I happily accepted a review copy of Simple Food for Busy Families: The Whole Life Nutrition Approach, and settled in to take a look. It isn’t a cookbook, rather it is a guidebook (if you will) on getting off the SAD (Standard American Diet) and finding your way to a better way, all while having little spare time. Which if you have a job and or kids, you know exactly what I am talking about. The advice is coming from a registered dietitian, the type which I’d love to have as my personal guide! 😉
Lets put it this way..in the first chapter this caught my eye:
“Young mothers don’t learn how to cook because they don’t have to: American grocery stores stock more than 30,000 products, most them processed, refined foods that require minimal preparation.” (Page 4)
Ouch. And yet, they are correct on that. At 39 I am an oddity I find. I grew up with a stay at home Mom, who due to needing to be frugal, prepared the majority of our food. I learned to cook alongside her. But as we moved over the years and went to less rural areas I found fewer and fewer friends who knew how to cook. I have said it before and I’ll say it again: in college I was the only one in my social circle who knew how to bake bread. Where did we wander off? It isn’t just young mothers. It is every group, female and male. Even I fell away from my roots for many years, almost embracing processed foods with glee. Shiny packaging somehow made it superior. Well, until my blood pressure genes caught up with me and I developed severe issues to fake dyes and most preservatives 🙁
This book is the type I wish I had 7 or so years ago, so I would have had a guide to get where I am today.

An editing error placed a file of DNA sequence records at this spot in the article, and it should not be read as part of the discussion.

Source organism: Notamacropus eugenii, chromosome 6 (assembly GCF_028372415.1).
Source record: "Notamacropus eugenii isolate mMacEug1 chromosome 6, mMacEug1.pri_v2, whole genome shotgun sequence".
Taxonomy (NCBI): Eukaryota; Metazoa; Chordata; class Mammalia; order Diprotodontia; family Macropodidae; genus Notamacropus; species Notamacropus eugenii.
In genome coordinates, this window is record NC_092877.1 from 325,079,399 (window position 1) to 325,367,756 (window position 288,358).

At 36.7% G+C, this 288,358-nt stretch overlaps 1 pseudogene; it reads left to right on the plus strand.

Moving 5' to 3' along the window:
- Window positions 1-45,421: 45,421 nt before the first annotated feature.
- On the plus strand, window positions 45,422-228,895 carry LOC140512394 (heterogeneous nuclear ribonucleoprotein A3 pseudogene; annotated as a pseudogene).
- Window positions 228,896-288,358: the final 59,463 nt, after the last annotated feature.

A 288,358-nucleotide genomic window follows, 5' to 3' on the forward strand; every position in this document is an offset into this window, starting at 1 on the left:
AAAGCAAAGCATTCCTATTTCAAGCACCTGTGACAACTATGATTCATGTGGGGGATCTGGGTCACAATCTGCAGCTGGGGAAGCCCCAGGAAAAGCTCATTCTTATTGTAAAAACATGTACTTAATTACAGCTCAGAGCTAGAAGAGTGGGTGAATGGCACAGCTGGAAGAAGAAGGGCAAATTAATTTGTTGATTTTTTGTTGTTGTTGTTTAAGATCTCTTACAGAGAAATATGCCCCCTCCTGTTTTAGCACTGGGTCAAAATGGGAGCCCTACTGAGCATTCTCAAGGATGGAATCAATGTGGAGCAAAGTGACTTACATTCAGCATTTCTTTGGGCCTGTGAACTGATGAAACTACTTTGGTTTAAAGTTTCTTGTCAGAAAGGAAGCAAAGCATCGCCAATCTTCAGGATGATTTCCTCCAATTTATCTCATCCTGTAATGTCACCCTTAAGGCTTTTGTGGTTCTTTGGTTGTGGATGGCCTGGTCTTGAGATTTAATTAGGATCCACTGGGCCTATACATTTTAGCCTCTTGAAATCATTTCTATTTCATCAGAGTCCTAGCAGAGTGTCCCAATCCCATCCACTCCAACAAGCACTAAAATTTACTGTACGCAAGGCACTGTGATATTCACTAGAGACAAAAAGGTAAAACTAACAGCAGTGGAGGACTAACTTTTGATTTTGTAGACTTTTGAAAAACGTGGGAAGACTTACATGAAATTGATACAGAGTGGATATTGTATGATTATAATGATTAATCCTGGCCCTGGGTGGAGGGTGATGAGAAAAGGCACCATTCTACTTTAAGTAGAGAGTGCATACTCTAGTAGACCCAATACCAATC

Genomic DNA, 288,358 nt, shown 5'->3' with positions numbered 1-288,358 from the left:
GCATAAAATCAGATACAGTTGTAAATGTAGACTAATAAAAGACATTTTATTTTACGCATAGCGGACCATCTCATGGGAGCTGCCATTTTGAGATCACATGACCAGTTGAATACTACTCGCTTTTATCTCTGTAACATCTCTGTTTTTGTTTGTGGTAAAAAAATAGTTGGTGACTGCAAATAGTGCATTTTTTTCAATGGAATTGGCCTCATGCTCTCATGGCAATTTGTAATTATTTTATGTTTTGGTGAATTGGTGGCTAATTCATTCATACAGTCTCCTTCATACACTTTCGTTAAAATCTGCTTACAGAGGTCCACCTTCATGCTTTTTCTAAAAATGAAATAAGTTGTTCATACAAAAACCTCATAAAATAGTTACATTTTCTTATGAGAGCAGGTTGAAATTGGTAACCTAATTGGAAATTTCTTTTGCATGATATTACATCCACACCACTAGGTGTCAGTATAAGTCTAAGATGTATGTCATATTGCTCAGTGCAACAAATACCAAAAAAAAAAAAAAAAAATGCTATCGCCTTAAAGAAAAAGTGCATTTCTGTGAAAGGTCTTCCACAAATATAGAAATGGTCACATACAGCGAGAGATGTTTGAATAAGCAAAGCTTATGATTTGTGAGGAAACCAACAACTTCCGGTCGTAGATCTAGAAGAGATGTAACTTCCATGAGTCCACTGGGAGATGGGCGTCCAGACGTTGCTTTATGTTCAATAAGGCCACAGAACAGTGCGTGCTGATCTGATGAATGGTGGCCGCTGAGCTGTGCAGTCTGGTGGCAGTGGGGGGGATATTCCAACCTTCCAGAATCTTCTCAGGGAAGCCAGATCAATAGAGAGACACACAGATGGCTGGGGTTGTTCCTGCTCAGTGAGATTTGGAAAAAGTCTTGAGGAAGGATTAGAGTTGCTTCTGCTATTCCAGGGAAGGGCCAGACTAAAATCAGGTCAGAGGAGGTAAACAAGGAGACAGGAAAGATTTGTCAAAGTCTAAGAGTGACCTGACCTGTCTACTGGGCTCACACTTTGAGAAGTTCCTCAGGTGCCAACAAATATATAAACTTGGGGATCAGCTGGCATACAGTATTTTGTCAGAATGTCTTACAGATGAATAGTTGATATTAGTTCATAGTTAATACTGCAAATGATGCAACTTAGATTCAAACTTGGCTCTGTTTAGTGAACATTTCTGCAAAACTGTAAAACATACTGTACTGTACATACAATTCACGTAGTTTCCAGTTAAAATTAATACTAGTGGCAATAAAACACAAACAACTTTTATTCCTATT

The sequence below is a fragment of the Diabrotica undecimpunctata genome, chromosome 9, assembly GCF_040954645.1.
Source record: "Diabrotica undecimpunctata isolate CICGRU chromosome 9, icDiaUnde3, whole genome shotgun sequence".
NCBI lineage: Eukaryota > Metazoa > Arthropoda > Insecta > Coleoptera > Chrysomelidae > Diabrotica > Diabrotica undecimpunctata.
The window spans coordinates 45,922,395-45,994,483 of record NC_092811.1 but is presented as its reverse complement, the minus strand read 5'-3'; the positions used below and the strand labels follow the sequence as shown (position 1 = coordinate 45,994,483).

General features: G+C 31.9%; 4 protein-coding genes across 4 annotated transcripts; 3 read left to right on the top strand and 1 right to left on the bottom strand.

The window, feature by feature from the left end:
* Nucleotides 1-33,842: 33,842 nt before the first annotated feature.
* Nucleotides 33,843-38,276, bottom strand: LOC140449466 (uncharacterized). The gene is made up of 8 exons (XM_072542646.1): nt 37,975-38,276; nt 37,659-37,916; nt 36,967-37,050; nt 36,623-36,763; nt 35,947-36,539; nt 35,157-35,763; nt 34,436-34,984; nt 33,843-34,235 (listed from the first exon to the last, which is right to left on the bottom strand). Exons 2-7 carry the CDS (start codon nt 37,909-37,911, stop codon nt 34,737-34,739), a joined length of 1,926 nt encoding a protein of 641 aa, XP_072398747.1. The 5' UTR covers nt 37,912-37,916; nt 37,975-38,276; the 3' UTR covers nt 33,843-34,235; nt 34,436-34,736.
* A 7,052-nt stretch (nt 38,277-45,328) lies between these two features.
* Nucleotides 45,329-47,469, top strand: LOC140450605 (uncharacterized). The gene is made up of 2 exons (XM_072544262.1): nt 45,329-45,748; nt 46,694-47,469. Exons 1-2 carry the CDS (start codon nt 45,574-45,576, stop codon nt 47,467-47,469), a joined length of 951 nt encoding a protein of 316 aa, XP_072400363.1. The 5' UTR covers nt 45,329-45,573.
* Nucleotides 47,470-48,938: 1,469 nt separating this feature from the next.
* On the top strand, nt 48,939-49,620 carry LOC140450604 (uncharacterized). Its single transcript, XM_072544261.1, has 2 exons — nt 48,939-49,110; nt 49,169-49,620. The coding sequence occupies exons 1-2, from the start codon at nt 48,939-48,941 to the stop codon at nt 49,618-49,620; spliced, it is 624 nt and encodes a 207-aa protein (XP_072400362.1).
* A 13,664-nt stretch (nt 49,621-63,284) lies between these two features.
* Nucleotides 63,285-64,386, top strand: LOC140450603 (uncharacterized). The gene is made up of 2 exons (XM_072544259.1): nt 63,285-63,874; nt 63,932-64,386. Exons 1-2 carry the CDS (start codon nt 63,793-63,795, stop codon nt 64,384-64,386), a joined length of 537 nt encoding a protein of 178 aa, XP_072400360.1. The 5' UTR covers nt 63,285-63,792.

One thing led to another, and before I knew it, I was perusing the authors’ website, Real Food Moms. The authors, Tracee Yablon-Brenner and Jeannette Bessinger, have written two books together, along with a website full of resources to help families. They also have an e-book that has recently come out, The Healthy Pantry Makeover Guide, designed to help readers overhaul their kitchens in a day.
But back to the book….Part 1 of the book is 8 chapters covering how to live a less stressful life, to being healthy, to how we eat, to getting the family on board. Part 2 is 6 chapters long and gets in quickly on stocking the kitchen to plenty of recipes. Particularly I liked the “Mix and Match” chapters (13 & 14) where they take say pasta, and give different quick ways to prepare it – pages 196-197 have 4 sauces that you can then match with your choices of pats, protein, vegetables and then has a cooking method. While not ground breaking, it’ll get you out of the nightly rut of “I am tired and have no ideas”. And it inspired me!
There is also inspiration for savory and sweet hot breakfasts, trail mixes, and much more!
Carrot, Chard & Bean Spaghetti
- 13.25 ounces whole grain spaghetti
- ¼ cups extra virgin olive oil
- 1 head garlic, finely chopped
- 1 sweet onion, peeled and chopped
- 1 bunch red swiss chard, stalks chopped and leaves finely chopped
- 3 large carrots, peeled and chopped
- 15 ounce can Great Northern or white beans, rinsed and drained
- ½ cup vegetable broth, preferably lower sodium/organic
- 1/3 cup Pecorino-Romana cheese, grated
Bring a large pot of lightly slated water to boil, add pasta and cook for time on package, drain.
Meanwhile heat a large skillet over medium, add oil and sauté garlic for a minute.
Add in vegetables, sauté until tender.
Stir in beans and broth, heat till warmed. Toss with hot spaghetti and cheese, serve immediately.
FTC Disclaimer: We received a complimentary copy for potential review.
PS: Little Buddy is feeling better, thankfully….happily sitting in Daddy’s lap today –